Java EE is the specification. Tomcat is simply one (partial) implementation of that specification. But then again, so is jetty. Glassfish, JBoss/Wildfly, WebLogic Server, IBM's WebSphere, the JoNaS server, all implementations. The spec is strictly documentation, not products. Unlike Microsoft's Office suite, where the specification is ultimately dependent on an implementation (Microsoft's own products).
Sun/Oracles does provide what's known as reference implementations of their specs. For example, Mojarra for JavaServer Faces. I understand that Tomcat served as the reference implementation for the servlet/JSP spart of the J2EE spec, but was supposedly abandoned in favor of Glassfish.
A reference implementation isn't all that special. What it means is basically that that is the platform that Sun/Oracle uses to proof/demonstrate the specification implementation. the Java specs are the final definition, even about the reference implementation. Oracle will quite cheerfully apply a battery of validation tests to any implementation of that spec - for a fee, of course - and if the product in question passes, will certify it.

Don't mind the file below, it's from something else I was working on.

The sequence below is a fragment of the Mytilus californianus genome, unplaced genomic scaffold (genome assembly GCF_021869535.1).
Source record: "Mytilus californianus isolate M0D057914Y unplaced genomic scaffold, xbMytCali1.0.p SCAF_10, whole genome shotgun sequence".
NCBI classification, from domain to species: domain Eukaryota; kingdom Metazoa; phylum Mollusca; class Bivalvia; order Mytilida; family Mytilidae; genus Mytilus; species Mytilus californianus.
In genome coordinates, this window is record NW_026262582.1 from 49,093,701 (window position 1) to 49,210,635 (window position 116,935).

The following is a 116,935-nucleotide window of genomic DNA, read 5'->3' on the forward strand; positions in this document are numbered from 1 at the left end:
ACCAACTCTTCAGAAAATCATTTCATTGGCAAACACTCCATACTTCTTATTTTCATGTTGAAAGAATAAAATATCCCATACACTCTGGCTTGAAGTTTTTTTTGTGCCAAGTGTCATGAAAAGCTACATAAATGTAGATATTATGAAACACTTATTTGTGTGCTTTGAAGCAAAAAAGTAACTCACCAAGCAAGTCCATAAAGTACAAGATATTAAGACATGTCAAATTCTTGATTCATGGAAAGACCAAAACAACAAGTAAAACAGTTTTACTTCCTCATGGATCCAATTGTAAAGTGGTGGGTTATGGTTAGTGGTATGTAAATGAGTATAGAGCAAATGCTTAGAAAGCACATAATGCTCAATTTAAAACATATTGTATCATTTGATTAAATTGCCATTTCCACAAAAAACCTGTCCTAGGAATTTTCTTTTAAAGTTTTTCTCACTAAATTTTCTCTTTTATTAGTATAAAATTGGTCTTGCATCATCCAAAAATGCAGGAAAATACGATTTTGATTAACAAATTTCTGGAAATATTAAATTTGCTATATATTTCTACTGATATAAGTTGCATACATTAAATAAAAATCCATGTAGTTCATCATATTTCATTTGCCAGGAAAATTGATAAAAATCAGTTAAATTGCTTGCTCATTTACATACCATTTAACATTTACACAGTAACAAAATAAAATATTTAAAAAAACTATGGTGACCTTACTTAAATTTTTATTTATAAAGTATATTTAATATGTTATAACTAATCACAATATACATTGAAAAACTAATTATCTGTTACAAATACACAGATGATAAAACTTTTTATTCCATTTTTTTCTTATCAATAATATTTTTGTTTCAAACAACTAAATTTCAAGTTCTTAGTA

Some people, when well-known sources tell them that fire will burn them, don't put their hands in the fire.
Some people, being skeptical, will put their hands in the fire, get burned, and learn not to put their hands in the fire.
And some people, believing that they know better than well-known sources, will claim it's a lie, put their hands in the fire, and continue to scream it's a lie even as their hands burn down to charred stumps.
Being a smart alec beats the alternative. This tiny ad knows what I'm talking about:
Building a Better World in your Backyard by Paul Wheaton and Shawn Klassen-Koop